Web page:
Turbo mode started above 5000 lumens and slowly dropped to about 2600 lumens in 9 minutes. It dropped a few more times till it was relatively stable at around 2140 lumens. The next major drops happened at around 1 hour 27 minutes. After several more drops it came down to roughly 45 lumens after 1 hour and 39 minutes. There is 1 strange spike in the blue line, just before the big drop. The battery indicator light started to blink, but the flashlight kept running for many more hours. After none of the runtime tests did the flashlight ever turn off. Each time the batteries were at about 2.5x V. Which is pretty low, so I suggest changing batteries when the red battery indicator led starts blinking. (Specs: 1 hour 40 minutes)

High started above 2000 lumens and the first real drop was after 20 minutes. The output then stabilized at around 1590 lumens. After 1 hour and 33 minutes, a large drop happened from 1530 lumens down to 797 lumens. 4 minutes later the next drop happened, and then again another drop. The last drop happened at around 1 hour 43 minutes from 375 lumens down to 35. It kept running at this output for many more hours. (Specs: 2 hours)

Medium mode was pretty stable from the time the flashlight was activated. It started at around 840 lumens and ran for 3 hours and 46 minutes before its first real output drop to roughly 380 lumens. At the 3hour-51minute mark, the light dropped to roughly 35 lumens, and ran for 12 more hours before I turned the light off. Batteries were around 2.52V. (Specs: 4 hours)

Low mode is the last mode I tested, and ran for 8 hours and 35 minutes at around 380 lumens. (Specs: 13 hours 40 minutes)

Throw Measurement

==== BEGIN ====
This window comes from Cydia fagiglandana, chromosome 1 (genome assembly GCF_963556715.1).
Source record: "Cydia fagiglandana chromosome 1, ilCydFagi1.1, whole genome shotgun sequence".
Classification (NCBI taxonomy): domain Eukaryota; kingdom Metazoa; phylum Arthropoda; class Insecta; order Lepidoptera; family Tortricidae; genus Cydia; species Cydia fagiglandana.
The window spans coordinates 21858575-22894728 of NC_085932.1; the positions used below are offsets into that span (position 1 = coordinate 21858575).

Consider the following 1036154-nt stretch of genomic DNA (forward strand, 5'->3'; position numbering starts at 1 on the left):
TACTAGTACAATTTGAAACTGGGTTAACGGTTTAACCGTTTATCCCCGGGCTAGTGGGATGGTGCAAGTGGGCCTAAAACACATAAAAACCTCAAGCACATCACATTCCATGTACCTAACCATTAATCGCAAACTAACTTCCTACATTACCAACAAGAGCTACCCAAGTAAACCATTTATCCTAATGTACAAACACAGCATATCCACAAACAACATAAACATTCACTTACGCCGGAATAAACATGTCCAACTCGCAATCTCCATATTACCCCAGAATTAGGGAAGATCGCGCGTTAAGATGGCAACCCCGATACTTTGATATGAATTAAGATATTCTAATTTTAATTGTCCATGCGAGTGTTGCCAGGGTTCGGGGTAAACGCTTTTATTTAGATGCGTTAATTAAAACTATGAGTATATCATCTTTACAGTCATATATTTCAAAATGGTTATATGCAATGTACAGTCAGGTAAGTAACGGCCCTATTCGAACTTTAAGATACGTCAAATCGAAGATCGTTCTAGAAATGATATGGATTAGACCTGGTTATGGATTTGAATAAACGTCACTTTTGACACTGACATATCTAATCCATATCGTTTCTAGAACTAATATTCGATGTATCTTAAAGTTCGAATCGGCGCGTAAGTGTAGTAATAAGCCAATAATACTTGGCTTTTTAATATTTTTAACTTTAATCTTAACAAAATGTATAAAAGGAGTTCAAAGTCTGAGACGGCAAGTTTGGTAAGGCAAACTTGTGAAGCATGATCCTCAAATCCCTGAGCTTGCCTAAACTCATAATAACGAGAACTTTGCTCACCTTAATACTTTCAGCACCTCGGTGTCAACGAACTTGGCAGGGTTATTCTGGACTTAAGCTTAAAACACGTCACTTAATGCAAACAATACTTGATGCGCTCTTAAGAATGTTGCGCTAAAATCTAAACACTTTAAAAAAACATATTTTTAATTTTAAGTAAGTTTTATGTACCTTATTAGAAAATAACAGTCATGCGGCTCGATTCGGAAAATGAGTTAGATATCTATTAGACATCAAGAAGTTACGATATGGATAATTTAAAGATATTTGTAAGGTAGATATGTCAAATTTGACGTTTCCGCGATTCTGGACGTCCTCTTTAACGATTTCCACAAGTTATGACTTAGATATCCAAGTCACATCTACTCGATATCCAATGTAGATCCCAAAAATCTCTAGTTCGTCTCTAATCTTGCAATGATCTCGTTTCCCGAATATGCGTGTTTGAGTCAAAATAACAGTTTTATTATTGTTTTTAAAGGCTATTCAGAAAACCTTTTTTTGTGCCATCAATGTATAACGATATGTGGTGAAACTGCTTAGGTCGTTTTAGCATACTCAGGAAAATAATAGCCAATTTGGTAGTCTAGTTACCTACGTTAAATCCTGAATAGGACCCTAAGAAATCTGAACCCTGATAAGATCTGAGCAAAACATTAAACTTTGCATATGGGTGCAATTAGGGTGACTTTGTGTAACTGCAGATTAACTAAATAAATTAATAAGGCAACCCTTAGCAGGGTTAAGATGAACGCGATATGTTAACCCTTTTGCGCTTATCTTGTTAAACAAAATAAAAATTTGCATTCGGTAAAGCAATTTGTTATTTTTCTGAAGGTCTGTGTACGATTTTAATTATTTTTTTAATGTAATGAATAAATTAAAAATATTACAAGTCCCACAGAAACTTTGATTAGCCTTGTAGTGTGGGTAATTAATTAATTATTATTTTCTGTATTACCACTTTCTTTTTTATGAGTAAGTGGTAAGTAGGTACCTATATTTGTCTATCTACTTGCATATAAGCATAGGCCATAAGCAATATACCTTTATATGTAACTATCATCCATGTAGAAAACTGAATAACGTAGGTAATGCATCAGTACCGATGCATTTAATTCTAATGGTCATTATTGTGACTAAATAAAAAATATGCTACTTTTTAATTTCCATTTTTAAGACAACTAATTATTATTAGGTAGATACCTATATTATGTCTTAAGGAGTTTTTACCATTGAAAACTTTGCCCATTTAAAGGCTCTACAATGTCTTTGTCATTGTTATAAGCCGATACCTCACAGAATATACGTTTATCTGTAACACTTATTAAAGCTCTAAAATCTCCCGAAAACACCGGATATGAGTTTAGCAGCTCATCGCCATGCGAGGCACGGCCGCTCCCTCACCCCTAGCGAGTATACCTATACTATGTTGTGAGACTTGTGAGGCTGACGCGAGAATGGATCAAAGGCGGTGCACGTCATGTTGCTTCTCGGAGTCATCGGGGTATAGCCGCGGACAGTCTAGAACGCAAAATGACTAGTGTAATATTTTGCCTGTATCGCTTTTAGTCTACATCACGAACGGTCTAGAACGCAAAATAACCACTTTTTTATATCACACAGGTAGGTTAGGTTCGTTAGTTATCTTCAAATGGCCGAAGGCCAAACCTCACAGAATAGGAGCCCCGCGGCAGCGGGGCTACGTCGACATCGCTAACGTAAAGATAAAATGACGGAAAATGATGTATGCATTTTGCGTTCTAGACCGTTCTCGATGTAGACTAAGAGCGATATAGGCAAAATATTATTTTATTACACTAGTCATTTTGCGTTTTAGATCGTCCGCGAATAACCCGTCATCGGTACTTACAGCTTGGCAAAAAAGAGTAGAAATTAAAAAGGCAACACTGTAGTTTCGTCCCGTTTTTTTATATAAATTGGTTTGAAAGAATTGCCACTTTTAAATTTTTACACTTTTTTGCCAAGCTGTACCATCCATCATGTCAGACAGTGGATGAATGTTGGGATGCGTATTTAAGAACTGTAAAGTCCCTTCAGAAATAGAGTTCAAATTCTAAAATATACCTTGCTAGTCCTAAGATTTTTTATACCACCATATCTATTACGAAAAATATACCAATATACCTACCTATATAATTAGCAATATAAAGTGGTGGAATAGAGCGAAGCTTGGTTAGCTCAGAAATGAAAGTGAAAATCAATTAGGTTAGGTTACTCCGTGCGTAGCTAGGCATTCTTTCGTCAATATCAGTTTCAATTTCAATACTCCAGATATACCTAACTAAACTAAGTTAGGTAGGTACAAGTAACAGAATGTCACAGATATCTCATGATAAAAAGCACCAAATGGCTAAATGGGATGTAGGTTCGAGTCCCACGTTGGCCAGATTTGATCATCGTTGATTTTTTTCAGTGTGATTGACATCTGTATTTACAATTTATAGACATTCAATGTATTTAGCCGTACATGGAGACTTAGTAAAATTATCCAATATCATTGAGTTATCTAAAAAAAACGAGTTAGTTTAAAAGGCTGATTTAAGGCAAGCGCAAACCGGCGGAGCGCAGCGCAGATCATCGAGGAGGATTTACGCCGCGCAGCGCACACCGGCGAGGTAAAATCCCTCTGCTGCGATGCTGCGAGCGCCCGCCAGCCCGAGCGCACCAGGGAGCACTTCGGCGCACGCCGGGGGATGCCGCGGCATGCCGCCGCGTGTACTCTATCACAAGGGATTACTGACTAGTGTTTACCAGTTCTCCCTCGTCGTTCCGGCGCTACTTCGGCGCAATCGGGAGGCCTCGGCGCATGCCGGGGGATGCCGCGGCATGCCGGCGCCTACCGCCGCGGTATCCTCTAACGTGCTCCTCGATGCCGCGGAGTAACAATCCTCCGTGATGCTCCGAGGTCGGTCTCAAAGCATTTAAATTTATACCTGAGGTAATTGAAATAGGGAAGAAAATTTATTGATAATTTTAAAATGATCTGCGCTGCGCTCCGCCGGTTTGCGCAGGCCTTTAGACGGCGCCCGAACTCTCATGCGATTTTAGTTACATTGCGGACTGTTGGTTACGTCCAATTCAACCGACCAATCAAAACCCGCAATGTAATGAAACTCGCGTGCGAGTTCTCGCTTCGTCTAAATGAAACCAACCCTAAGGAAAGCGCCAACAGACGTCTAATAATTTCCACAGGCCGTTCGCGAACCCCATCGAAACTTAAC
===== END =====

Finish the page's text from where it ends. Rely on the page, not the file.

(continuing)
Measurements were taken outdoors at 10 meters with a professional Hagner E4-X Lux Meter (measured after 30 seconds).

ModeSpecsCandela measuredMetersYards
High15,200 cd16,700 cd258283
Turbo40,000 cd40,500 cd402440

These numbers are pretty close to specs.


For the following beamshots I used a Canon EOS 5D Mk2 and a 50mm lens. manual settings: ISO1600, 1/4sec , F4, 5000K

The shed is about 65 meters / 71 yards away. 

The reflective fence is about 200 meters away.

Disclaimer: This flashlight was sent to me for review at no cost by Fenix. I have not been paid to review, nor have I been holding back on problems or defects.

Final Verdict


  1. Feels good in hand
  2. Plenty bright and good runtimes
  3. No PWM
  4. SS bezel
  5. Easy switching between Duty, Tactical, and lockout mode
  6. Instant access to Turbo
  7. Instant access to Strobe


  1. No side switch? Not really a problem imho
  2. Manual little confusing about the 2 different modes
  3. Had an issue with the mode toggle switch, which was fixed after cleaning the driver/switch board.

Explanation on star ratings:

1: Avoid: my phone flashlight would be a better choice – 2: Poor: significant defect or issues, much better options available at the same price – 3: Average: some defects or issues – 4: Good: recommended (minor issues) – 5: Great: highly recommended

Reviewer Marco
Author: Marco

4 stars: ★★★★

It must have been more than 6 years ago, that I wanted to have an earlier version of the TK35, but never got one. Fast forward those years and finally have a TK35.

You have to get used to its design, but it feels actually nice in hand, and the output is pretty good as well as its runtime.

There’s 1 issue I ran into after a while. The toggle switch was not working as it was supposed to. After cleaning the board it worked like usual again. Therefore one less star.